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Engineering Job News: Tips to Survive Offshore Outsourcing

by Alesia Benedict, CPRW, JCTC Executive Director of

January 2005 - United States

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The cheap labor costs of Southeast Asia are like a siren call to more and more US employers seeking to lower support costs and improve profits. The increasingly common trend toward outsourcing labor to countries such as India, Malaysia, and Pakistan means jobs are leaking to a part of the world where workers fresh out of college or technical school will work for pennies on the dollar compared to American workers. For the American workers, that means the bar for entry-level positions is rising or the same positions are disappearing off the map completely. What can you do to avoid losing out to offshore outsourcing?

Don't become a target.

What should you do if you find yourself facing joblessness due to outsourcing? Many would say make yourself indispensable, but is anyone ever really so valuable that they are indispensable? What makes someone indispensable in a company that has 1500 employees? Few things, but some key skills can give you an edge. Skills such as bilingualism, abilities with key or rare equipment, skills with software that is either so cutting-edge or so old that only a few can manipulate it well skills that will make you stand out in an ocean of other employees.

Move up the ladder rapidly.

Another way to deal with outsourcing is avoidance. Jobs that are outsource-able are not key positions in the first place. Therefore, the key is to rapidly move out of entry-level positions into positions that are less likely to be outsourced. Look around you. If you are in a company in an entry-level position that has 50 to 100 other people doing the exact same tasks you are doing, you may very well be in a Danger Zone for having your position outsourced. Make it your mission to get out of that huge fish barrel of low-skilled fish and into a position that can only effectively be done on home turf as rapidly as possible. Get promoted, get higher training or education, or go for a position that is more specialized.

Go smaller.

Consider changing jobs to a company that is smaller or more niche-oriented. Smaller companies generally do not outsource due to decreased cost effectiveness and often because they have a closer relationship with their customers. While offshore outsourcing may save dollars and improve stock prices, it often has detrimental effects on customer relations. Small companies cannot afford to lose customers because of poor customer service or language barriers and are therefore less likely to outsource offshore.

Go where the jobs are.

Displaced garment and textile workers in the Carolinas and other Southern states were left jobless almost overnight in the nineties when their employers moved operations to Central America or Asia. Those who did not have transferable skills or were unwilling to relocate were left floundering. Workers who thrived were the ones who learned new skills that were in demand or who were willing to move to areas where their current skills were needed.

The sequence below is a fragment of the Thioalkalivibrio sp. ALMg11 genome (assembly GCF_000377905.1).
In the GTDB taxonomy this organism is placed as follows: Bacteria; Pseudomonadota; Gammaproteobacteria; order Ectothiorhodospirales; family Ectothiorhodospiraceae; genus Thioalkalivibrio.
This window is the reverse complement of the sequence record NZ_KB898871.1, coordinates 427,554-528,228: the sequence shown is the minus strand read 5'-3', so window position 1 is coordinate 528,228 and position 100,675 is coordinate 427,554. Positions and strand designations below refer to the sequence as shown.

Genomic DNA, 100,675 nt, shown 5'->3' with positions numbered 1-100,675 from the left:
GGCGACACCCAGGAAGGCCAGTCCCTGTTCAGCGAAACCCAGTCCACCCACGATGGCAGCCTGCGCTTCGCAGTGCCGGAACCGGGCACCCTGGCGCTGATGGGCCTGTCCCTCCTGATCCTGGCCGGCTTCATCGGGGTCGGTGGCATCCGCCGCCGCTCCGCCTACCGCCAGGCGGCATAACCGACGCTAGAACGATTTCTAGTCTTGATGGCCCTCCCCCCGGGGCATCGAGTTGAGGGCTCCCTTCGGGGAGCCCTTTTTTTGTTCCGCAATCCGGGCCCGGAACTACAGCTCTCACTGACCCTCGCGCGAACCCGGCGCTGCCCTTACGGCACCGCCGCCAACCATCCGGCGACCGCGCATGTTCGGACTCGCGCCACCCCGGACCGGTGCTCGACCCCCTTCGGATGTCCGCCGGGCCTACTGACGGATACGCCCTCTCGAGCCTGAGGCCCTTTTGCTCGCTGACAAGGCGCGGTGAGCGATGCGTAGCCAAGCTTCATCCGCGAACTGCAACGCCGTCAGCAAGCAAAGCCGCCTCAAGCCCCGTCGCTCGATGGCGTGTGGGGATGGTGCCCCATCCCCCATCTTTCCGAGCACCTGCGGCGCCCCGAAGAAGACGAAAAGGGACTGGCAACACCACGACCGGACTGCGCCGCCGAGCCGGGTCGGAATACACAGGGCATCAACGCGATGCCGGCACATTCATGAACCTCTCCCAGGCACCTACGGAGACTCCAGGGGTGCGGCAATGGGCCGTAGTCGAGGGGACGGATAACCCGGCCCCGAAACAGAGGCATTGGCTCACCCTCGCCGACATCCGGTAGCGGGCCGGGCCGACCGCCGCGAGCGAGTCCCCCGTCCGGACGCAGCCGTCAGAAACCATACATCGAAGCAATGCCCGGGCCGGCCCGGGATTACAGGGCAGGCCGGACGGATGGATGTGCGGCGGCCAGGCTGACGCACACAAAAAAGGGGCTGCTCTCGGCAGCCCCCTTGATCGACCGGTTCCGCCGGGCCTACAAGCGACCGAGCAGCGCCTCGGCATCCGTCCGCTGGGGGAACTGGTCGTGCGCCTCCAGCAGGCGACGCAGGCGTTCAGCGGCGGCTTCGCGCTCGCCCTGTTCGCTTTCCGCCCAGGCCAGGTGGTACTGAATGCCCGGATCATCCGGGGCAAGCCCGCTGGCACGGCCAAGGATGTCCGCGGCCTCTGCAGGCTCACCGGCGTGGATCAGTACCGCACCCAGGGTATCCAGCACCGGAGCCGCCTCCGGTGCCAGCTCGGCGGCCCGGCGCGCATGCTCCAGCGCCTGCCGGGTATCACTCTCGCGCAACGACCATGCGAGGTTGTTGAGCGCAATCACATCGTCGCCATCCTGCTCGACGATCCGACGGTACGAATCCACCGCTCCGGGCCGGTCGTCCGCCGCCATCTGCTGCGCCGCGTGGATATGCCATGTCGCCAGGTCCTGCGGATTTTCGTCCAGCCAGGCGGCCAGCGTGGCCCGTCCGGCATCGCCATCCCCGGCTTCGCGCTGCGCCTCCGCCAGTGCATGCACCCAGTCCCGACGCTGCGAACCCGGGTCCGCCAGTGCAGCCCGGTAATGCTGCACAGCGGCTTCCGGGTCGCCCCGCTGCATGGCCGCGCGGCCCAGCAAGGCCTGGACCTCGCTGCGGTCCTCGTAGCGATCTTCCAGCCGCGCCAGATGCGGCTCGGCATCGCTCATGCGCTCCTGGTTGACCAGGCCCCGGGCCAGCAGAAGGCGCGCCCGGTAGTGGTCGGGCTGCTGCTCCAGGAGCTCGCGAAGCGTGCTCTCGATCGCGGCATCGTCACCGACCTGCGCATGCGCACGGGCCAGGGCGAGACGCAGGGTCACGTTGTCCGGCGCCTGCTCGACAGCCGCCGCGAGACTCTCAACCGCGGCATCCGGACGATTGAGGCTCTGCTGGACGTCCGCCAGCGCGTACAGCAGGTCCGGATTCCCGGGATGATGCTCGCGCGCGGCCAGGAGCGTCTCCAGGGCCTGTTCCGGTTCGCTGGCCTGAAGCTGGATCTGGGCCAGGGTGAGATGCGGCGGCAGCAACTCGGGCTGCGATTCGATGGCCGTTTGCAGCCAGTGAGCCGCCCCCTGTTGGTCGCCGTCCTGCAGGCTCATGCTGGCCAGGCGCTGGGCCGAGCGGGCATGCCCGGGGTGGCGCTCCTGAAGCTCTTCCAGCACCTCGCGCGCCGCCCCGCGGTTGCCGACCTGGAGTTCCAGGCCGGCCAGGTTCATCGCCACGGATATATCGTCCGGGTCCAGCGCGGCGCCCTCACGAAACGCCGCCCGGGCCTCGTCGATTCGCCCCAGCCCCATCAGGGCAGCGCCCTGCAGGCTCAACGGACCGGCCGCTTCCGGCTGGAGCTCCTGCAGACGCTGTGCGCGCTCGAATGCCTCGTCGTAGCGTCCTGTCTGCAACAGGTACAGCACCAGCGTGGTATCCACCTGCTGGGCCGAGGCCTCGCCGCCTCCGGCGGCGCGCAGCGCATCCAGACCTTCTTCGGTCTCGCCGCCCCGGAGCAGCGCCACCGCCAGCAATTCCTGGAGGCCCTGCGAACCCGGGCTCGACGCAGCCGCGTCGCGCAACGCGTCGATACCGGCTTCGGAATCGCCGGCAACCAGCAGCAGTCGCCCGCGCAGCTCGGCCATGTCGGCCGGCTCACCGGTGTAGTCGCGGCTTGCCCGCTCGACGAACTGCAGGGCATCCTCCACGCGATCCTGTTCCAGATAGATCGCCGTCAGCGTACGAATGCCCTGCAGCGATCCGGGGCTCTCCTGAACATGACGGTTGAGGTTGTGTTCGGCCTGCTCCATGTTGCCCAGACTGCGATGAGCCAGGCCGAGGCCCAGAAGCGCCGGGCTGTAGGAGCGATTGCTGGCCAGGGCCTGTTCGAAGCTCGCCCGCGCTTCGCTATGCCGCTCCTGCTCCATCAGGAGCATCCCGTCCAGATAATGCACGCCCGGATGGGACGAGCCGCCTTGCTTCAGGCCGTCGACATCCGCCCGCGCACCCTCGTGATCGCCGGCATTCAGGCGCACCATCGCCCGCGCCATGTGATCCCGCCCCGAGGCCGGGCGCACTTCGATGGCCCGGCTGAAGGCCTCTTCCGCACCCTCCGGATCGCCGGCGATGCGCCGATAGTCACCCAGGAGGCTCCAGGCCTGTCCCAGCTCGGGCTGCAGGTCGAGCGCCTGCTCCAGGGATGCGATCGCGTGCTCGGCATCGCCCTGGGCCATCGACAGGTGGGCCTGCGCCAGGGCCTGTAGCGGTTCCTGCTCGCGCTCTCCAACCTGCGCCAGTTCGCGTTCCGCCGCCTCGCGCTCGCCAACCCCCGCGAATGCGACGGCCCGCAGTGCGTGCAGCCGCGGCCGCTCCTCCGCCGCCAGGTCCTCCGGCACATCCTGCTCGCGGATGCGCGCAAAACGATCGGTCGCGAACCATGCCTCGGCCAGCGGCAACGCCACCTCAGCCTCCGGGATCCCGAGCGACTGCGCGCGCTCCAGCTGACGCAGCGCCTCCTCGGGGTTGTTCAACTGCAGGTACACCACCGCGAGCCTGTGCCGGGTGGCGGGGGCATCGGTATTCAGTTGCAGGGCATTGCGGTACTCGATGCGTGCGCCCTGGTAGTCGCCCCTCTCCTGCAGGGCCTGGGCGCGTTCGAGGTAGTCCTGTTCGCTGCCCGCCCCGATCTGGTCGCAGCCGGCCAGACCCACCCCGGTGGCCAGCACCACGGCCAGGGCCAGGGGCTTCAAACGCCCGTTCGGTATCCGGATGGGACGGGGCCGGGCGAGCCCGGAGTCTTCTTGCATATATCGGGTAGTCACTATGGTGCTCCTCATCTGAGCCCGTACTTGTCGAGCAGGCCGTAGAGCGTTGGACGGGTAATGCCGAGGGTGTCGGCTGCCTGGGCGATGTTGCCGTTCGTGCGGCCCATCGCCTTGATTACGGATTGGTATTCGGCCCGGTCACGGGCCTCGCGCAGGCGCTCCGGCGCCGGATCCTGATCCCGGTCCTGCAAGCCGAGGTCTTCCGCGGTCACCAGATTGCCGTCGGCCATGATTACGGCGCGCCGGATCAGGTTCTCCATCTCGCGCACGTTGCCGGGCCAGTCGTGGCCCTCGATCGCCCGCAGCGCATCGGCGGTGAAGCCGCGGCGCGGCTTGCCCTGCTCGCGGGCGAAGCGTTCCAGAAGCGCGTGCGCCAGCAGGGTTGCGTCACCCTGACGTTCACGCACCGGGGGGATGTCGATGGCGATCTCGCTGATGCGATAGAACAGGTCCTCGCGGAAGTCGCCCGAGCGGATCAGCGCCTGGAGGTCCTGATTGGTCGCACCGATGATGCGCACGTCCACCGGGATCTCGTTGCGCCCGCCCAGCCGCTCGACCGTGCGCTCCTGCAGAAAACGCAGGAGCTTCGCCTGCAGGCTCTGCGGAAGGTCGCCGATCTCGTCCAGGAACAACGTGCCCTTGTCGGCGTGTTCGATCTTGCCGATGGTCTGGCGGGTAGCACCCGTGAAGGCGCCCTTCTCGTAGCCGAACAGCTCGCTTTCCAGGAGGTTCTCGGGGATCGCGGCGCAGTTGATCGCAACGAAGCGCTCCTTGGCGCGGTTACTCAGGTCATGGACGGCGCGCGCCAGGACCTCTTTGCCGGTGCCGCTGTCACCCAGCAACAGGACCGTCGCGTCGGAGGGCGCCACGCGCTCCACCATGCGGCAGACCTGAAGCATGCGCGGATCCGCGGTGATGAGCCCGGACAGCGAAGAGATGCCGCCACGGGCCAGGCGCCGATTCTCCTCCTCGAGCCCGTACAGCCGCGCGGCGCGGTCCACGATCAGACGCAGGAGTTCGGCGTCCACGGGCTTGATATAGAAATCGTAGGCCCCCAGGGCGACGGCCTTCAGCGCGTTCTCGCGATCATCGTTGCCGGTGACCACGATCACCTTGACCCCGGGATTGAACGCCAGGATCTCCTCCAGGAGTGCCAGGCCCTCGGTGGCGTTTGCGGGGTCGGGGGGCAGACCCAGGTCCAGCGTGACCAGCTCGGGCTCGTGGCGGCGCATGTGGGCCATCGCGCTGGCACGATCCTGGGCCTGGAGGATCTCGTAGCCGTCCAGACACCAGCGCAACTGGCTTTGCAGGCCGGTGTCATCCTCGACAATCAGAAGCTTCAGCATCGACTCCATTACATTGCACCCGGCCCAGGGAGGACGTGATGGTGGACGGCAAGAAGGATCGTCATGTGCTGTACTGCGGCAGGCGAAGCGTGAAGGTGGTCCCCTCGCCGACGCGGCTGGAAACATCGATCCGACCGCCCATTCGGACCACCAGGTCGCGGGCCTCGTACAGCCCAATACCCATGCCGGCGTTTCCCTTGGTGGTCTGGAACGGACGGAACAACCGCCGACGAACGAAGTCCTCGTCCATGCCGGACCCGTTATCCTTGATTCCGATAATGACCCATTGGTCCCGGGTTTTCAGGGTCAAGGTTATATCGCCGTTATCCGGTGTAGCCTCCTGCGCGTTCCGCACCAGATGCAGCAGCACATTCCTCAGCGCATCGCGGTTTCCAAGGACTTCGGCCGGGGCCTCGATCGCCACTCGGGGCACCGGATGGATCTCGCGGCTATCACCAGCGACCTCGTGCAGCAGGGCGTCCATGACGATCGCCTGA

Stay on the cutting edge of your field.

Work that is outsourced is generally grunt work that requires a labor force that is broadly skilled in the most common tasks, works with the most common applications, or can handle minimal communication coupled with heavy, repetitive-type work. There is always demand for skilled professionals who can work easily with the latest and greatest technology, who do not fear risk-taking and enjoy the challenge of development and innovation.

Will offshore outsourcing suddenly cease? Not a chance as long as the American consumer continues to demand high-end technology for rock-bottom prices. The race to maintain market share while maintaining profits, demands cheaper and cheaper labor costs. Offshore outsourcing is a solution to that problem. It behooves American engineering and information technology workers not to be a part of the problem to begin with by pursuing education and training that sets them above their offshore labor competitors and takes them out of the fish barrel of low-end, low paid support type positions. America has always been the leader in innovation and development and engineers who concentrate on those areas will always have a place in this economy.

about the author

Alesia Benedict, CPRW, JCTC, Executive Director, is a high-profile industry leader with more than 20 years of experience. As a nationally published author, she has been cited by Jist Publications as one of the "best resume writers in North America" and quoted as a Career Expert in the Wall Street Journal's publication, The National Business Employment Weekly, and the Chicago Tribune.

Alesia served as a pioneer in developing dynamic internet job search campaigns, electronic resumes (e-resumes), web resumes and explosive online employment marketing for the firm's clientele. Quoted on numerous career sites, Alesia is also known as the Career Expert for e-resumes.

Alesia is a frequent keynote speaker for professional associations and corporations regarding tech resume writing and production, job search planning, and career marketing. She lectures to university and college audiences and serves as a public speaker to community organizations and government agencies. Her prior experience as a Director for a national executive search firm provides her with the insight needed to develop aggressive and successful resumes and career search strategies.




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